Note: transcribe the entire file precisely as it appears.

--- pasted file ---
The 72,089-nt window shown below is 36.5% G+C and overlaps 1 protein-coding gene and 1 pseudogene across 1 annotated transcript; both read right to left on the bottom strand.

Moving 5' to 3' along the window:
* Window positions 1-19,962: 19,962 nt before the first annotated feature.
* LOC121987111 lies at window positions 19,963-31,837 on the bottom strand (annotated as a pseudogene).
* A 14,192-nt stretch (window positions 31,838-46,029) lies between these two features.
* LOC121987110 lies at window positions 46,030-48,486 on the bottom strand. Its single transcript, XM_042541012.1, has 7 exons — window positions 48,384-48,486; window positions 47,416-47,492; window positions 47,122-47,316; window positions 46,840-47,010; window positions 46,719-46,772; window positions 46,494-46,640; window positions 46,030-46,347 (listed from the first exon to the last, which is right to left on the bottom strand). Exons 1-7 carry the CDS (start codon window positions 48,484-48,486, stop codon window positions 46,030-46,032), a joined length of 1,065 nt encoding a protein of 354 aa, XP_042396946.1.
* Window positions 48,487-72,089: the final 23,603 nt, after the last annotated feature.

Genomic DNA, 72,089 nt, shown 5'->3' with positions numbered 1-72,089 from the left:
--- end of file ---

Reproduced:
The 72,089-nt window shown below is 36.5% G+C and overlaps 1 protein-coding gene and 1 pseudogene across 1 annotated transcript; both read right to left on the bottom strand.

Moving 5' to 3' along the window:
* Window positions 1-19,962: 19,962 nt before the first annotated feature.
* LOC121987111 lies at window positions 19,963-31,837 on the bottom strand (annotated as a pseudogene).
* A 14,192-nt stretch (window positions 31,838-46,029) lies between these two features.
* LOC121987110 lies at window positions 46,030-48,486 on the bottom strand. Its single transcript, XM_042541012.1, has 7 exons — window positions 48,384-48,486; window positions 47,416-47,492; window positions 47,122-47,316; window positions 46,840-47,010; window positions 46,719-46,772; window positions 46,494-46,640; window positions 46,030-46,347 (listed from the first exon to the last, which is right to left on the bottom strand). Exons 1-7 carry the CDS (start codon window positions 48,484-48,486, stop codon window positions 46,030-46,032), a joined length of 1,065 nt encoding a protein of 354 aa, XP_042396946.1.
* Window positions 48,487-72,089: the final 23,603 nt, after the last annotated feature.

Genomic DNA, 72,089 nt, shown 5'->3' with positions numbered 1-72,089 from the left: